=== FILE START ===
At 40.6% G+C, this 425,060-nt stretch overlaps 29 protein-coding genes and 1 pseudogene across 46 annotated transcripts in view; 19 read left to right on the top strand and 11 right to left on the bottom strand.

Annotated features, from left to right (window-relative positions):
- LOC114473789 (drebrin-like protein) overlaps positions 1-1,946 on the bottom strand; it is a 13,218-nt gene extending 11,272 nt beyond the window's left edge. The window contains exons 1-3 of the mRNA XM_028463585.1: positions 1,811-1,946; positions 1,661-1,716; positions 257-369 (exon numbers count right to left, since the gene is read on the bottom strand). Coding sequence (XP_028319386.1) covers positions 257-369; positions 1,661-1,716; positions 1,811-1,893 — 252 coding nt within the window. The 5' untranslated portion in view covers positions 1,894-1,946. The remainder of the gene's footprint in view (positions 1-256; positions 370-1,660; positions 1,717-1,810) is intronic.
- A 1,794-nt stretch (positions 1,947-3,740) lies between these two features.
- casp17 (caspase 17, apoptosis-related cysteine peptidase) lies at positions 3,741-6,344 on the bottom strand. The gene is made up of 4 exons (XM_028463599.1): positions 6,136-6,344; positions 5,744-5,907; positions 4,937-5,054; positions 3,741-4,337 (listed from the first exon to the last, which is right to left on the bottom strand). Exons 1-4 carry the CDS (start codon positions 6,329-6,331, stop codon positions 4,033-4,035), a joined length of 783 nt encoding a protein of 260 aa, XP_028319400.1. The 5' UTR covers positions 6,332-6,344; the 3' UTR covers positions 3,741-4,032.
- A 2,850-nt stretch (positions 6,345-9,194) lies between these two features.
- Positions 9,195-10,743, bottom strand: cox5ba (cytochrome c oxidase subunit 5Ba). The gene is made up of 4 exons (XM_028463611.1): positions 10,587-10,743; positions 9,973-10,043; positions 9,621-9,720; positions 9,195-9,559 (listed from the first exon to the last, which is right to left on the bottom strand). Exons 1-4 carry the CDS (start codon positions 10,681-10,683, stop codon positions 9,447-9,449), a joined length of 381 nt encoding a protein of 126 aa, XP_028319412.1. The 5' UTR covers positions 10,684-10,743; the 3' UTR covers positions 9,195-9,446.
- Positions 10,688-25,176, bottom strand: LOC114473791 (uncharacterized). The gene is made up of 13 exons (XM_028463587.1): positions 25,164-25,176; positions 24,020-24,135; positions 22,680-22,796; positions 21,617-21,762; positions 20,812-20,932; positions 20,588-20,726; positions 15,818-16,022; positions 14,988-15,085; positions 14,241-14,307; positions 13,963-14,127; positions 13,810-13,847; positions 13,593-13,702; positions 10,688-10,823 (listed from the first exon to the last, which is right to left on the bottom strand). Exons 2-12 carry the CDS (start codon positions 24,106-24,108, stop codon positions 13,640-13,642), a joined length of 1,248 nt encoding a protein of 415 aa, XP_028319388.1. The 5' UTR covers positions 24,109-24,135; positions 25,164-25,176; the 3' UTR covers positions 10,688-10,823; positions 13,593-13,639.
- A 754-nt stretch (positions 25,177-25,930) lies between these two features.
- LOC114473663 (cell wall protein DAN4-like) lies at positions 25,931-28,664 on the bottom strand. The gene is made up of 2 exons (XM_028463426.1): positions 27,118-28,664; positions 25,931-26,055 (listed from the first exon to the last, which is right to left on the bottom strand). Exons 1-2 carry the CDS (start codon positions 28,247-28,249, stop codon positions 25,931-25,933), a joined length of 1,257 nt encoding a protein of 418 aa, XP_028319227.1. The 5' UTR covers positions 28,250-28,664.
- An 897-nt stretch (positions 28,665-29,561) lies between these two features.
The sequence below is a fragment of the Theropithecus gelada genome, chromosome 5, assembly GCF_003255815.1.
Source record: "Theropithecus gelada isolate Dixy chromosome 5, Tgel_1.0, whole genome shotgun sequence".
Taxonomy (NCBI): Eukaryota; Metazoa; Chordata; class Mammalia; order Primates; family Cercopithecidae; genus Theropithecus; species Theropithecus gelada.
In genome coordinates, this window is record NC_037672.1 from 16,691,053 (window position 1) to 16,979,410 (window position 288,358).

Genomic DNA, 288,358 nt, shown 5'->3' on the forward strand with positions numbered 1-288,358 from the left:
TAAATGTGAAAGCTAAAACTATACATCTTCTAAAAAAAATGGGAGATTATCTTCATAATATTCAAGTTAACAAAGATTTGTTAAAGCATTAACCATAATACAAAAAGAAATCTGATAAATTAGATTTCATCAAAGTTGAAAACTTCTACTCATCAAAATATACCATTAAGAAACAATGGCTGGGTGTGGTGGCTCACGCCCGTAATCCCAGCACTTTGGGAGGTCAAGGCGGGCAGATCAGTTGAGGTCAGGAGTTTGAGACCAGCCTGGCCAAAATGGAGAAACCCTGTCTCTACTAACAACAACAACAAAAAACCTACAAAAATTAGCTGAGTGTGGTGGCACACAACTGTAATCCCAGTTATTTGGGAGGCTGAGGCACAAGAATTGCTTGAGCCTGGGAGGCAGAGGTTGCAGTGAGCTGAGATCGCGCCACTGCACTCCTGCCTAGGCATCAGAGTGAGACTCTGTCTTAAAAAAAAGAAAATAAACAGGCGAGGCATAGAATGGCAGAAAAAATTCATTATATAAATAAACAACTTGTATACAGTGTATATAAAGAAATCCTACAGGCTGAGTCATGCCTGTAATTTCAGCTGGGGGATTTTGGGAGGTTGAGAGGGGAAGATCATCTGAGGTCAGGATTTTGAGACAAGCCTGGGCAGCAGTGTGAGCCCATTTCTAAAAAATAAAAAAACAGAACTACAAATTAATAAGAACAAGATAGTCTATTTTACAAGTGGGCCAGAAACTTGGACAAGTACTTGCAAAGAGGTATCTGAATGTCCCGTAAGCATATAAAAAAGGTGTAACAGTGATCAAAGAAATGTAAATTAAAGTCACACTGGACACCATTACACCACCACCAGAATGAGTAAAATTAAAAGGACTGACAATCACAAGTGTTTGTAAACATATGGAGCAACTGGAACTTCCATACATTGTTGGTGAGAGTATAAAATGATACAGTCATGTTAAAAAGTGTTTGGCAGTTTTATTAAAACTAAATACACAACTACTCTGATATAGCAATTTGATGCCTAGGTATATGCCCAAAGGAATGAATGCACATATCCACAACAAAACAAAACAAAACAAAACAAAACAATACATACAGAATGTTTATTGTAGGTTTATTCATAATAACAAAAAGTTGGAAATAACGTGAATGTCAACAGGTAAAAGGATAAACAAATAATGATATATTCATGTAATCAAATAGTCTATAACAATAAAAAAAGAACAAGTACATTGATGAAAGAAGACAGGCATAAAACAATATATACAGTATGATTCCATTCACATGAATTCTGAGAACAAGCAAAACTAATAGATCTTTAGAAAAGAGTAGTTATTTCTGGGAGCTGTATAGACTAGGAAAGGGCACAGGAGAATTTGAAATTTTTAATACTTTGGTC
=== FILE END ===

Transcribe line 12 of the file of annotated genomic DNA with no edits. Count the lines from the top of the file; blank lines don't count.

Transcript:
The sequence below is a fragment of the Theropithecus gelada genome, chromosome 5, assembly GCF_003255815.1.